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Fuse: Furthering The Underrepresented In Science And Engineering

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2004 Annual Conference


Salt Lake City, Utah

Publication Date

June 20, 2004

Start Date

June 20, 2004

End Date

June 23, 2004



Conference Session

Diversity: Women and Minorities in Engineering Technology

Page Count


Page Numbers

9.631.1 - 9.631.8



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Paper Authors

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Carryn Bellomo

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Korinne Caruso

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Rafic Bachnak

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NOTE: The first page of text has been automatically extracted and included below in lieu of an abstract

Session 1148

FUSE: Furthering the Underrepresented in Science and Engineering

Rafic Bachnak, Carryn Bellomo, and Korinne Caruso Department of Computing and Mathematical Sciences Texas A&M University-Corpus Christi


A new program that improves the recruitment of underrepresented students has been recently implemented at Texas A&M-Corpus Christi. The program is designed to attract juniors in high schools to participate in two-week summer workshops and a follow-up science and technology exhibit. The workshops introduce students to college life, involve them in hands-on activities, and encourage them to pursue science and engineering careers. This paper presents the evaluation results of summer 2003 workshops.


Texas A&M-Corpus Christi (A&M-CC) is a comprehensive urban university located on the South Texas Gulf Coast. The University is committed to identifying, recruiting, and retaining students who have high potential for academic success, especially those from groups who have been historically underrepresented in higher education and science. The Hispanic population of the University (37%) lags far behind that of the surrounding areas (69%). It is, therefore, imperative that A&M-CC makes strong efforts to recruit and retain its Hispanic population despite the environmental odds of poverty, and inadequate educational preparation.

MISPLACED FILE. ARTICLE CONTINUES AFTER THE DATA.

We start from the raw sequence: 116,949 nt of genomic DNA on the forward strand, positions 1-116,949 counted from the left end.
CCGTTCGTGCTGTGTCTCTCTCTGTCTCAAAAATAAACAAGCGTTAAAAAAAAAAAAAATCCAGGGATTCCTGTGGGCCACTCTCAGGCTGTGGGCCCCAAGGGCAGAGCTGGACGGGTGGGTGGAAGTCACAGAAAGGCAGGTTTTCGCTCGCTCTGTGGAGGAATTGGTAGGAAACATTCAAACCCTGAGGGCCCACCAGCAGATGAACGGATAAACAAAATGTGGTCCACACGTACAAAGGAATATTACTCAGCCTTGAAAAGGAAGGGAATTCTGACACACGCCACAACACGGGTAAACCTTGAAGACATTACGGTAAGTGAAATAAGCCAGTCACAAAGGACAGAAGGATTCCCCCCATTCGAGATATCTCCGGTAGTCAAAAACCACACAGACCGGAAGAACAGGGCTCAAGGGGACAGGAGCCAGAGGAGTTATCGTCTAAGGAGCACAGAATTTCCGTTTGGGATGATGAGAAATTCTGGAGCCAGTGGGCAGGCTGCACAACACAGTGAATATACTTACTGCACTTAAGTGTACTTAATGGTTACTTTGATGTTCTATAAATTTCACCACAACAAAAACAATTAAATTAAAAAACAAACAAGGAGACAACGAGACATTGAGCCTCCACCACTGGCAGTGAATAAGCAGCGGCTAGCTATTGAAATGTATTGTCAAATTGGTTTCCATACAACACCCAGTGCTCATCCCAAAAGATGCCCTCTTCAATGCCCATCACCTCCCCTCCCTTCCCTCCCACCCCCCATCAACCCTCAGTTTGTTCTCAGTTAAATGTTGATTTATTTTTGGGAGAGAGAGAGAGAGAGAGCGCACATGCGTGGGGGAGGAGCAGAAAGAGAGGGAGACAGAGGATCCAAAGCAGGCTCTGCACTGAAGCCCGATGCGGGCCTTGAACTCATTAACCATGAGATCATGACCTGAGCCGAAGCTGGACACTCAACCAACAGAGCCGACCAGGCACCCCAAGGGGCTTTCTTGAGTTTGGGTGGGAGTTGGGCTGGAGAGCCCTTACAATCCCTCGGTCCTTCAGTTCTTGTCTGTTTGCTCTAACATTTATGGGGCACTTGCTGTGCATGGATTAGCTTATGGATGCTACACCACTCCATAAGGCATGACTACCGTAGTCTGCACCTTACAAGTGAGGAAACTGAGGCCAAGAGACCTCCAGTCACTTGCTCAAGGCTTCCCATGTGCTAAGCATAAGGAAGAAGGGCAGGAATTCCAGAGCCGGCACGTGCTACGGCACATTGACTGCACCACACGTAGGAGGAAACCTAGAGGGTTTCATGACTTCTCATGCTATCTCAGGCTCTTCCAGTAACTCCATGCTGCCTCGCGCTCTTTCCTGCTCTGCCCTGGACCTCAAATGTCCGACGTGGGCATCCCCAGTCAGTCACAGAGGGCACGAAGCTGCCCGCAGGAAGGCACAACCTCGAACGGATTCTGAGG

The current US workforce is comprised of 77% White, 4% Asian, and 19% Minority. According to the Bureau of Labor Statistics and the National Science Foundation, however, among engineering professionals, 88% are White, 6% are Asian, and only 6% are minority1. To improve minority representation in engineering and engineering technology programs, institutions of higher education may use a number of approaches, such as the increase of visibility of the engineering profession, mentoring students, and academic support2. Strategies to recruit and retain students include hands-on approaches3, 4, field trips5, 6, summer workshops7, and software training programs8. This paper describes a project, Furthering the Underrepresented in Science and Engineering (FUSE), that uses all these methods to attract underrepresented students to science and engineering through a program that includes presentations at high schools, invited speakers, field trips, hands-on laboratory activities, and science and technology exhibits9. Specifically, the program involves attracting 11th grade students to attend a two-week Science and Technology workshop. The workshop is designed to introduce students to job opportunities in the food industry and agriculture, expose them to college life, involve them in hands-on activities, and encourage them to pursue science and engineering

Proceedings of the 2004 American Society for Engineering Education Annual Conference & Exposition Copyright 2004, American Society for Engineering Education

Bellomo, C., & Caruso, K., & Bachnak, R. (2004, June), Fuse: Furthering The Underrepresented In Science And Engineering Paper presented at 2004 Annual Conference, Salt Lake City, Utah. 10.18260/1-2--13998

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